Editor’s Note: With the Academy Awards nearly here, TLNT asked some prominent thought leaders for insights on their favorite movie with a HR management theme. We’ll feature one a day up to the Oscar ceremony on Feb. 27.
By Sharlyn Lauby
There’s absolutely no reason to learn everything the hard way. If there is a list, a show, a book or something that will keep me from making a mistake, I’m all for it.
This is why I really like “The Secret of My Success.” Besides the fact that I grew up with Michael J. Fox as the super ambitious junior business executive Alex P. Keaton on Family Ties and I’m looking forward to hearing his keynote at this year’s SHRM Annual Conference in Las Vegas, the movie is just one of those feel good, have a laugh and learn something films we all like to watch.
To refresh your memory, the movie is about Brantley Foster (Michael J. Fox) a young college grad from Kansas who is determined to become a successful business person in New York City. After a few initial setbacks, he finds work in the mail room of his uncle’s conglomerate. When he’s not moving up the corporate ladder as fast as he would like, Brantley puts on a suit, takes over an empty office in the C-Suite, and pretends to be a new hire executive.
I’ll try not to give away too many of the funny parts, but along the way, Brantley learns some lessons. As I was watching the movie, I took away seven key points I wanted to share.
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- Always have a “Plan B.” Brantley gets an immediate wake-up call when the job he goes to New York for is eliminated via a hostile takeover. If the past couple of years have taught us anything, it’s nothing is forever. Have an alternate strategy, a longer-term plan, a side hustle … something to fall back on.
- Demonstrate self-confidence. Out looking for a job, Brantley tells recruiters he can accomplish anything if given a chance. As HR pros, how many times have we heard that? Then Brantley makes an impassioned plea to his distant uncle to remember what it was like at the beginning of his career. This is an exercise we could all stand to do every once in a while — remembering where we came from and how much sweat equity it’s taken to get us where we are today.
- Know the unwritten rules. Brantley ends up getting a job in the mail room (of course). The co-worker training him tells him the rules: “Never consort with the suits. Unless they talk to you first.” Stuff like this is never printed in the employee handbook. Every employee needs someone who can teach them the unwritten traditions and codes of conduct.
- When the phone rings, answer it. You never know what opportunity lies on the other end of a phone. Brantley finds that out when he answers a phone ringing in an empty office. It could be a new job, new consulting assignment or some other great opportunity. But you will never know if the phone goes unanswered. And, sometimes new and exciting opportunities don’t leave a voice mail message.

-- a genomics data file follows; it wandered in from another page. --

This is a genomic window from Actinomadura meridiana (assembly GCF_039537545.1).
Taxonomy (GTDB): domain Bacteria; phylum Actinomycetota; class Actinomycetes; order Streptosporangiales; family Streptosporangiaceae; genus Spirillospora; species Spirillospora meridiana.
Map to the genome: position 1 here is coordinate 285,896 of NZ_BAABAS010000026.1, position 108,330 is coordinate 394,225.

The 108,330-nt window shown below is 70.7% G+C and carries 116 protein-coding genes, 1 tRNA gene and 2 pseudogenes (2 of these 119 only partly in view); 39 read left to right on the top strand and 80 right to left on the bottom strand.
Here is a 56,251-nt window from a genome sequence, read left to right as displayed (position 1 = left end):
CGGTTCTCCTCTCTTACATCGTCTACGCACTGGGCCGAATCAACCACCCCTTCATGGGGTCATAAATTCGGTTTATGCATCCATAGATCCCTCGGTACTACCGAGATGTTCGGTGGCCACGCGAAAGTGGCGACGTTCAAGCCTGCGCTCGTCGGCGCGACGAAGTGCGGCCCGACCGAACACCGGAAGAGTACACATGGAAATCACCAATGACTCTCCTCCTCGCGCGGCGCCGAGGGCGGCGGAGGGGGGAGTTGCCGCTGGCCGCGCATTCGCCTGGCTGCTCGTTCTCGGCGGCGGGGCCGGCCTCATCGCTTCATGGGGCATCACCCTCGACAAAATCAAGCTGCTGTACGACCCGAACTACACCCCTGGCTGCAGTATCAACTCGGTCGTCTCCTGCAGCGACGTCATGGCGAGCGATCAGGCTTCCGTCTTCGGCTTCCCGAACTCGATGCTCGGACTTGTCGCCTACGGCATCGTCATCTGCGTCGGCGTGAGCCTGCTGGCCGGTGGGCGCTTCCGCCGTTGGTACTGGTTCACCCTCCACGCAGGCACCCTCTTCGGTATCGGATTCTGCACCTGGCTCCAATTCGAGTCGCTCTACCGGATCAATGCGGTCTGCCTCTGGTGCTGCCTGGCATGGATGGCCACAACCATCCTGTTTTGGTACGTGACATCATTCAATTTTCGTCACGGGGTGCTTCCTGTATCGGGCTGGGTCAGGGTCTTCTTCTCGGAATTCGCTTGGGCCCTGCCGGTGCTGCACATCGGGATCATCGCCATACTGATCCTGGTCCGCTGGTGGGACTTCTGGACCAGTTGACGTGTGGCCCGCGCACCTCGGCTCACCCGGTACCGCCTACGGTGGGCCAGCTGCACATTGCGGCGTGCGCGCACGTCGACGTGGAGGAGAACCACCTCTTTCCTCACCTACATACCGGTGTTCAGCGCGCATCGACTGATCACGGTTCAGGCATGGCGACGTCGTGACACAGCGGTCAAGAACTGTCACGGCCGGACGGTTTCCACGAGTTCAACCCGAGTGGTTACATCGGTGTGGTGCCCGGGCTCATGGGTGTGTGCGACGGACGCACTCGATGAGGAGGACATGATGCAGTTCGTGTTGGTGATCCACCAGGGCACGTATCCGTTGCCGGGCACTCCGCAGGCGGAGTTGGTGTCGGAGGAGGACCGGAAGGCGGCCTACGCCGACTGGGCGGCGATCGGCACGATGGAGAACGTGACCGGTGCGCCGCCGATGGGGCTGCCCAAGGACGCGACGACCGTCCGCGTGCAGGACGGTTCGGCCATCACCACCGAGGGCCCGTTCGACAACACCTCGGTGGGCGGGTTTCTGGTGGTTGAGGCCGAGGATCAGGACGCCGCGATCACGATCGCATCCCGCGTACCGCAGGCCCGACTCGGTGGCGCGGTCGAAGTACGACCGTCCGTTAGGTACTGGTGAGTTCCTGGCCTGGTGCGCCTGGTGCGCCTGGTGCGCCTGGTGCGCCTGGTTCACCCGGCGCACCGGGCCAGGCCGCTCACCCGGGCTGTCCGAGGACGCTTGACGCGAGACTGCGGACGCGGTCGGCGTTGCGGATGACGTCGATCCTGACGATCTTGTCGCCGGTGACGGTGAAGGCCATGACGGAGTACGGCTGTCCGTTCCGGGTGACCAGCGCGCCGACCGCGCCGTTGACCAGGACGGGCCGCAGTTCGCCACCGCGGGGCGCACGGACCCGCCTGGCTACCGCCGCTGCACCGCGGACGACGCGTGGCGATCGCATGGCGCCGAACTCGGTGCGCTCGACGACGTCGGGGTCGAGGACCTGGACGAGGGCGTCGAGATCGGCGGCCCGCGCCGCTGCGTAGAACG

- Don’t be afraid to be the dissenting opinion. This one is tough. The company Brantley works for finds themselves in a hostile takeover situation. Everyone on the executive team wants to cut expenses to generate enough cash to fight the takeover. Brantley disagrees with everyone and wants to build revenue to draw more investors and increase stock value. They have the same goal – fight the takeover — but two very different approaches. Being the single dissenting opinion in the room is scary, but it can also be important for the future of the company … and the employees working for it. Stand up for what you believe.
- Have a mentor. While in the movie, Brantley’s relationship with his Aunt Vera has some interesting nuances, and there’s a point where she recognizes his business savvy and starts to open doors for him with the financial power brokers who can make his future. While we might not be lucky enough to have our own “Aunt Vera,” everyone should have a person they can bounce ideas off, who will give them the unfiltered truth and open a door when necessary. If you don’t have that person, find them.
- Know who “has your back.” Hate to say it but in the world of business, everyone has an agenda. But this doesn’t mean you can’t build strategic alliances with people who will support you. When times get tough, you need to know who’s gonna bail and who will stick it out with you. The reality is there are plenty of two-faced people in this world. Know the people who will support you no matter what … and support them back.
No surprise, the movie has a happy ending. There’s a poetic justice moment at the end where Brantley and his financial brokers end up taking over the company.
It was terrific fun watching “The Secret of My Success” after all these years – the big hair (on both guys and gals), shoulder pads, and Yello tunes was a blast. But fashion aside, the business takeaways are timeless: work hard, have the courage to take calculated risks, and be yourself.
What are the secrets to your success? Leave us your words of wisdom in the comments.